Sometimes the most meaningful and interpretative photographs are those that happen entirely on accident. This was taken haphazardly at the Memory Void in the Jewish Museum, after the rest of the group had already continued on the tour and I realized I forgot to get a shot of the exhibit. It was meant for narrative purposes ("look, I was here, isn't this interesting?") and was taken without even looking through the viewfinder. Instead, it turned out to be one of the most complex photographs I've taken on this trip so far. I didn't see the light hitting the single face until I took the picture - however, the separation of this one face from the rest, made visible only with the use of a camera, changed the meaning of the exhibit entirely. Individuality was lost during World War II and millions of Jews became nameless and faceless figures, which this display was attempting to commemorate (and forget) - but, the highlight of the individual face restores individuality in the sea of lost faces; it lets us remember that there are multiple meanings and multiple views of the same pieces of metal, of the same pieces of history.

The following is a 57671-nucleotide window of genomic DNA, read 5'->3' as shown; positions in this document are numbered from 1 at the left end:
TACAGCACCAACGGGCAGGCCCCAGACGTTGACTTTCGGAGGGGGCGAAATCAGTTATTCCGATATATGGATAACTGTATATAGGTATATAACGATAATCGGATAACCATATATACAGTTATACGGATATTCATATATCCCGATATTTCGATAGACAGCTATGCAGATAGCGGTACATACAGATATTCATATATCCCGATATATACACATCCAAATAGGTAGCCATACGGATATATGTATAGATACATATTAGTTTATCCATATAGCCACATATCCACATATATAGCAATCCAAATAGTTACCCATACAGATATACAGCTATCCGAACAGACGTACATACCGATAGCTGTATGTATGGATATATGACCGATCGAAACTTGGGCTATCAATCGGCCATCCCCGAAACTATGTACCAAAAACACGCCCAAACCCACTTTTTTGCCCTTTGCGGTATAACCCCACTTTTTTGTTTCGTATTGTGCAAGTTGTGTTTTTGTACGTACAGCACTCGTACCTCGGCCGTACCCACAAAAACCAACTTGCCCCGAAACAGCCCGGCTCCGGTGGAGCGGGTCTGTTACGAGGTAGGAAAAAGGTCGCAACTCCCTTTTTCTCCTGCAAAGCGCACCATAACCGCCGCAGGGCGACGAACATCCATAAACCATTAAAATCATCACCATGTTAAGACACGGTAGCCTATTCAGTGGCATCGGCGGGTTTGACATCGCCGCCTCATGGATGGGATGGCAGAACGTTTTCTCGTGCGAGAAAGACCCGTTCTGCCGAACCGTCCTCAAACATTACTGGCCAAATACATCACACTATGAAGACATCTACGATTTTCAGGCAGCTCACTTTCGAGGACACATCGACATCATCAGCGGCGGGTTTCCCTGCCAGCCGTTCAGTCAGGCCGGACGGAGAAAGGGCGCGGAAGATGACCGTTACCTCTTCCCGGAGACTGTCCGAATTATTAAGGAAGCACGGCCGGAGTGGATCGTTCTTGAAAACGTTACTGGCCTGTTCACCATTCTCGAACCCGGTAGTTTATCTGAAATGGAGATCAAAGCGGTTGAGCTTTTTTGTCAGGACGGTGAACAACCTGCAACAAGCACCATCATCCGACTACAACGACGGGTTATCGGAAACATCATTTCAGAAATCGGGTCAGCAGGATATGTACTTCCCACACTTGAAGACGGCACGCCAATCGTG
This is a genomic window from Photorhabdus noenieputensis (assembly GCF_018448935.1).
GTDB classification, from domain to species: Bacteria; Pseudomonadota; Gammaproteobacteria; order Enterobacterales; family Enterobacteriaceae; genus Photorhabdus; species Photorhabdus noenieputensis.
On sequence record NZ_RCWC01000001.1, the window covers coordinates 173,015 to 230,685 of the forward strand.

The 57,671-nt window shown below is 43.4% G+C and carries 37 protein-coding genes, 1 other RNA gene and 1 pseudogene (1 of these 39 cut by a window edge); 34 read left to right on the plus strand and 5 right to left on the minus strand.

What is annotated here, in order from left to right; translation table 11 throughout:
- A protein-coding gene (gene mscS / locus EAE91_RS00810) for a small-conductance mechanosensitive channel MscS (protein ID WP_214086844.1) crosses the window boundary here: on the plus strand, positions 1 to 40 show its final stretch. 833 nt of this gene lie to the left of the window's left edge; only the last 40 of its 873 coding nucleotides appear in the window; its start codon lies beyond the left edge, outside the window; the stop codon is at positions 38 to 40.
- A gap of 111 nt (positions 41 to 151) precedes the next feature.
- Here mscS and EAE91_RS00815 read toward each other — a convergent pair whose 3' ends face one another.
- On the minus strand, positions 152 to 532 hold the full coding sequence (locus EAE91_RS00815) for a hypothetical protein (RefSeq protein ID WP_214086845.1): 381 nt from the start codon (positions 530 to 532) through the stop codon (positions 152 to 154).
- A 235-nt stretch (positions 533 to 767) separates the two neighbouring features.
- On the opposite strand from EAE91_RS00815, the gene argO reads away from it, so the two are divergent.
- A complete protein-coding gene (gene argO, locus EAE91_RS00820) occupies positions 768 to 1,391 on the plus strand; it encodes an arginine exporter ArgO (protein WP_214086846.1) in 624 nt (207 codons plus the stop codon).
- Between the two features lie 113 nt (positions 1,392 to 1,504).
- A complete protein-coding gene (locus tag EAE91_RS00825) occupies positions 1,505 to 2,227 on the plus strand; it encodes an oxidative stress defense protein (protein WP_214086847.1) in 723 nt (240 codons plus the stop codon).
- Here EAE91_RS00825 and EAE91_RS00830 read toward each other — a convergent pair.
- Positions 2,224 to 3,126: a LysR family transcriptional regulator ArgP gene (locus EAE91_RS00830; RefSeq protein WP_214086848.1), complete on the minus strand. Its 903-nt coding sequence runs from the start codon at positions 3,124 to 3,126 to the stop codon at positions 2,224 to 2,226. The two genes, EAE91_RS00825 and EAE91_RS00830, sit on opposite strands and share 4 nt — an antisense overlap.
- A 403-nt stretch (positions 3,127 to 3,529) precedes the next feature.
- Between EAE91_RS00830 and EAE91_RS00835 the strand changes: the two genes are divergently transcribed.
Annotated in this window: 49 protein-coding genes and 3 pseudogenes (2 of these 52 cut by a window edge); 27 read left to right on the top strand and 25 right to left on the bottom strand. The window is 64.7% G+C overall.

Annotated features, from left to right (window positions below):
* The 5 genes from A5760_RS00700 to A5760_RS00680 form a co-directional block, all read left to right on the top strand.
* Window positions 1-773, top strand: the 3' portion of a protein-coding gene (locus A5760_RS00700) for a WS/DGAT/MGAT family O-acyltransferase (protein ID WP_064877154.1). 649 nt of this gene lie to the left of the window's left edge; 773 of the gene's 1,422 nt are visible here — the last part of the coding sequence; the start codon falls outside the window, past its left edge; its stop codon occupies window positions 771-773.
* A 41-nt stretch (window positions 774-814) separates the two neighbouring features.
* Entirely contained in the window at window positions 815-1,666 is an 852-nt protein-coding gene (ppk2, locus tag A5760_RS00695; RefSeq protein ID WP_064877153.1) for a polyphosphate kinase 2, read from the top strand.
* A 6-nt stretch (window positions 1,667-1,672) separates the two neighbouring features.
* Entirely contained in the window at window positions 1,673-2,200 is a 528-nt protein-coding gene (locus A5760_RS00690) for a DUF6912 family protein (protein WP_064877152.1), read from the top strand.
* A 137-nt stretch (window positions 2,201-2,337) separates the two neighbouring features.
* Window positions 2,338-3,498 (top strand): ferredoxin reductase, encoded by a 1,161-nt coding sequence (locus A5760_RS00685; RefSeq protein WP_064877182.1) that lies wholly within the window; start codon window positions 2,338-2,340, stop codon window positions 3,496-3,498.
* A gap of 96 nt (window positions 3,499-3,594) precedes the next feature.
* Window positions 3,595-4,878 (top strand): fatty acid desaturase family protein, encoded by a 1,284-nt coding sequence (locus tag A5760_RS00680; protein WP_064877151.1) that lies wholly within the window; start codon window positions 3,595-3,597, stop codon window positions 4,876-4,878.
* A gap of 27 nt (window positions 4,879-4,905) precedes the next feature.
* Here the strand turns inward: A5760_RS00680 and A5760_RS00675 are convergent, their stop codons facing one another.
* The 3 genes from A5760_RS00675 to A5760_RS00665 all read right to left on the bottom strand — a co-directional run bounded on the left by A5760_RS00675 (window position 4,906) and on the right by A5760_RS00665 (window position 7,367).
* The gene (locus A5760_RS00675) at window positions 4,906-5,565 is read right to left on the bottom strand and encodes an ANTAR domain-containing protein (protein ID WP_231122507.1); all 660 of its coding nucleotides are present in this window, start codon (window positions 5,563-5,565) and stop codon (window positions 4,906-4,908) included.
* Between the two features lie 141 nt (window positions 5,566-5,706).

In addition to being hauntingly beautiful, the Basilica Cistern evoked a recent memory that is almost completely indescribable through words. This same time last year, I wandered into an old, abandoned mansion in the heart of London. The inevitable fate of places like this creates a fragility about derelict areas and a sense of urgency to capture them, knowing that they can never be replicated again (unlike the developments that often replace them). This house was a playground - a dangerous playground - and I found the deepest sense of peace and serenity I've ever felt, walking among creaking floorboards and stray light, infiltrated with particles of dust as ephemeral as the atmosphere itself. The entirety of the experience relied on the unknown; I was walking both literally and metaphorically into the dark. The cistern in Istanbul (despite being a location that has been visited by millions of people), evoked this sense of mystery, of transience, of unknown history that may be lost, or never even uncovered in the first place.